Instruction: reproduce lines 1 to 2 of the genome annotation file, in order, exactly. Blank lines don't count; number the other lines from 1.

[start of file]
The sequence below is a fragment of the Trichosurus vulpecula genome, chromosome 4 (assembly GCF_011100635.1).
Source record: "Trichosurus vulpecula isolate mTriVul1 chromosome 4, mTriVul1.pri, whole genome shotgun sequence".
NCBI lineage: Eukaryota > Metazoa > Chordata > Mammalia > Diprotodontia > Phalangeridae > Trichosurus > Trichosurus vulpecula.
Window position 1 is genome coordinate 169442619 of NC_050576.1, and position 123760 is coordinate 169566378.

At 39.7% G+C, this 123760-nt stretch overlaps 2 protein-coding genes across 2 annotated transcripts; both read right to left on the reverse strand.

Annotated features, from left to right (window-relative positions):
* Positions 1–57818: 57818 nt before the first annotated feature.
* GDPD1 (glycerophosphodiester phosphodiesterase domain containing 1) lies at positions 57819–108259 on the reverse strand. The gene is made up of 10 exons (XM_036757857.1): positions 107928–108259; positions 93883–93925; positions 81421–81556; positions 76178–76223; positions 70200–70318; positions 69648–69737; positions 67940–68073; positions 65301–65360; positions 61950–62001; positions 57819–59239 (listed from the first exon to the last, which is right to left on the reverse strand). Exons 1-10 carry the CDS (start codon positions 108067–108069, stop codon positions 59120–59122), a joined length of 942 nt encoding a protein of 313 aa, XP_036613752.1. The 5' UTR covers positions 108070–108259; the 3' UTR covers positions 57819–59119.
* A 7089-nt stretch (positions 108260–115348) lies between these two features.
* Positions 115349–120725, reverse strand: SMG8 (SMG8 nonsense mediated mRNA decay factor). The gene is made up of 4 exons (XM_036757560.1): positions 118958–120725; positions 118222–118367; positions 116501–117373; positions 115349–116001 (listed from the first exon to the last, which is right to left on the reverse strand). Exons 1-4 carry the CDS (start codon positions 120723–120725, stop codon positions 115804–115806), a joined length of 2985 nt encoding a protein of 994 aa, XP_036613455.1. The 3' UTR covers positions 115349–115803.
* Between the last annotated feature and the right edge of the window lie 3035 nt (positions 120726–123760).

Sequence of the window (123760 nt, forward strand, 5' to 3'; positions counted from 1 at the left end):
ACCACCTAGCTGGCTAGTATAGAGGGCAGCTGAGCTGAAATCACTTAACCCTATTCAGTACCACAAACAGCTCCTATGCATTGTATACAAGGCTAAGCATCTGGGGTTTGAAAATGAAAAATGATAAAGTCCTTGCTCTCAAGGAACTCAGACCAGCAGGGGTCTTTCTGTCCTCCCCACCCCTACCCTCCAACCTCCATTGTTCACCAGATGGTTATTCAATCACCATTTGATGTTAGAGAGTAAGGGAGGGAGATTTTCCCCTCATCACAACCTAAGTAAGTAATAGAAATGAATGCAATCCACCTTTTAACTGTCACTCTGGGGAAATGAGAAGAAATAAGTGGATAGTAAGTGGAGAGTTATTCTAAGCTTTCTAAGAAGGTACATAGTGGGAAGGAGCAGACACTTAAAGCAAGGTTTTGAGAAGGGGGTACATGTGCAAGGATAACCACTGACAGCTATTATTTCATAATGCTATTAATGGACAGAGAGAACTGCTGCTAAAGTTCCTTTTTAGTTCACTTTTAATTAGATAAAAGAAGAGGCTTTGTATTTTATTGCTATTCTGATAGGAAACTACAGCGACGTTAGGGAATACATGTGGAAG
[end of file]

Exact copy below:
The sequence below is a fragment of the Trichosurus vulpecula genome, chromosome 4 (assembly GCF_011100635.1).
Source record: "Trichosurus vulpecula isolate mTriVul1 chromosome 4, mTriVul1.pri, whole genome shotgun sequence".